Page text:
The Theory of the Leisure Class- A Peculiar Book

by Emrys Westacott

Thorstein Veblen’s The Theory of the Leisure Class is a famous, influential, and rather peculiar book. Veblen (1857 – 1929) was a progressive-minded scholar who wrote about economics, social institutions, and culture. The Theory of the Leisure Class, which appeared in 1899, was the first of ten books that he published during his lifetime. It is the original source of the expression “conspicuous consumption,” was once required reading on many graduate syllabi, and parts of it are still regularly anthologized.

The central argument of the can be briefly summarized. In the earliest human communities, pretty much everyone contributed to securing the means of life. In this situation there was no steep or rigid social hierarchy. Cooperative traits were socially valuable and therefore generally respected, and individual property was not important. At some point, however, certain members of the group created a situation in which they didn’t need to beaver away at mundane tasks like tending crops or making clothes. These individuals would typically be the biggest, strongest, boldest, most competitive types–for example, men who were good at hunting, which made them also good at fighting against other hostile groups. Social hierarchies emerged. Women and the less able-bodied men drudged away to produce the means of life; men who possessed the necessary traits engaged only in activities such as hunting and fighting. These men became the “leisure class.”

The leisure class came to include others who did no genuinely productive work, for instance, priests and administrators. This elite came to look down on productive work, which was performed by the majority who had to do it out of necessity. Not having to do such work thus came to be a distinguishing mark of a person’s higher social standing. In smaller societies it was fairly easy to flaunt this privilege in the form of “conspicuous leisure”, but in larger, more complex societies, one exhibited one’s status by showing off one’s wealth through conspicuous consumption.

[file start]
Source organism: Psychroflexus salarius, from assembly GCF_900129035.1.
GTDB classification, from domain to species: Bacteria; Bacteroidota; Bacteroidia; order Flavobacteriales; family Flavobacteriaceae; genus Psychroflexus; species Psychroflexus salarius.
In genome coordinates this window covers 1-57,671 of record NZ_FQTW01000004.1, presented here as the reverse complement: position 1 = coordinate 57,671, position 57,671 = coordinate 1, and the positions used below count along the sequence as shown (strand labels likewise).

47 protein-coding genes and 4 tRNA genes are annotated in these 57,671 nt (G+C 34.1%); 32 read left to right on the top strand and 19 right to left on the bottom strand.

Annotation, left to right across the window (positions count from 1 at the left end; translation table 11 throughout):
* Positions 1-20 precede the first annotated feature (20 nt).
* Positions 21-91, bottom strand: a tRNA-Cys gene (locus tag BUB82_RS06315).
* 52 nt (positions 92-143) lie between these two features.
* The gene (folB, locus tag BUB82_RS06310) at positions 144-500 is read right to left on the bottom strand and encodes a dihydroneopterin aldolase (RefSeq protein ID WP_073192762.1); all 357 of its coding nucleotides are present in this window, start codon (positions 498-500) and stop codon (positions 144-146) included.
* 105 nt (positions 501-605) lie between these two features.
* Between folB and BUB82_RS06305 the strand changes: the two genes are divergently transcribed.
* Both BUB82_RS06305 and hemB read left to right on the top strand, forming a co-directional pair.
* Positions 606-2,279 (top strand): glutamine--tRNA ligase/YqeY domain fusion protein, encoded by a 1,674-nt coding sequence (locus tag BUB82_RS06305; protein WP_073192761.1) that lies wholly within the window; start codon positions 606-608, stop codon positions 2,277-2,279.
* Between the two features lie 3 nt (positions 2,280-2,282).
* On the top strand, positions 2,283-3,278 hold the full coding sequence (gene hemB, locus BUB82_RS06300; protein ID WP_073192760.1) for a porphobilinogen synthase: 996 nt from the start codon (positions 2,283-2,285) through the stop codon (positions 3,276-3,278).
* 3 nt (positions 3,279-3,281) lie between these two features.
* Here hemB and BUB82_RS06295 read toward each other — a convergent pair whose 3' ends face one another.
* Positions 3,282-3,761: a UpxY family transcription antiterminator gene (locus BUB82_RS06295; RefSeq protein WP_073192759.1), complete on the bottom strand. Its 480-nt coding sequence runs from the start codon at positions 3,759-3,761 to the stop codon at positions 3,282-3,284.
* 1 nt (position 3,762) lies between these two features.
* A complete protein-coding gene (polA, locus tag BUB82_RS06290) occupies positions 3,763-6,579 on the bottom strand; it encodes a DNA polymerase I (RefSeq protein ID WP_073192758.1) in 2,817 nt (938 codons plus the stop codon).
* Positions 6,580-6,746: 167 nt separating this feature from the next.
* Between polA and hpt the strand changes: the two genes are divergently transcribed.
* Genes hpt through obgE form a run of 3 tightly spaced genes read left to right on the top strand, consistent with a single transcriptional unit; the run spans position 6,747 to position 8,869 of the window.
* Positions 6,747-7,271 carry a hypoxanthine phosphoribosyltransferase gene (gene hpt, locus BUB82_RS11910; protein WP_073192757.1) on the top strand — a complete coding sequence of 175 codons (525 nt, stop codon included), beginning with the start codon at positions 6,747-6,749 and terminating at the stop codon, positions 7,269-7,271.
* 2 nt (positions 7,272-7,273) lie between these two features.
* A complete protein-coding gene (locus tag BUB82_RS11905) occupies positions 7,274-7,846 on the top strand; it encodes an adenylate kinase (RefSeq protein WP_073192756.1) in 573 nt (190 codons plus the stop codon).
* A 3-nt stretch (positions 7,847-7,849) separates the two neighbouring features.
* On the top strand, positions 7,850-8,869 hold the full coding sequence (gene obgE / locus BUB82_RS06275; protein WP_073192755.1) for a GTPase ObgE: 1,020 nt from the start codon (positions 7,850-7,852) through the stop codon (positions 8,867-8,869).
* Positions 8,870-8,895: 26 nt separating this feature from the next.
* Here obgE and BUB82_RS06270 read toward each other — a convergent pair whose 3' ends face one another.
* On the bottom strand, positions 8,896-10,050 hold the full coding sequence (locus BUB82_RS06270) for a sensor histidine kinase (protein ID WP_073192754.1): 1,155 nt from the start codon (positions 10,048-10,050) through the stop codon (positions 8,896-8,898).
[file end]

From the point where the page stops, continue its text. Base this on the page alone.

The leisure class in the US at the end of the nineteenth century largely consisted of wealthy people whose money came from inheritances, investments, and business profits. But like their ancient predecessors, they were essentially predators and exploiters, living off the backs of those who did genuinely productive work. At bottom, the two basic methods used by the elite to get and hold their wealth are force and fraud. (Going beyond what Veblen actually says to illustrate his meaning, one might count union-busting police action as force, and exploitative contracts as a sort of fraud.)

Human beings everywhere are concerned with status, but this is especially true of members of the leisure class since they tend to be highly competitive types. That is, after all, why they got to where they are. The competitive urge driving people to exhibit and enhance their status–particularly their leisured status–is the key to understanding much human behaviour and a wide range of social and cultural phenomena. For example, it underlies:

– the honor given to martial prowess

– the esteem in which learning is held

– the longstanding disparagement of manual labour

– men insisting that their wives should not work (which proves they don’t need that extra income)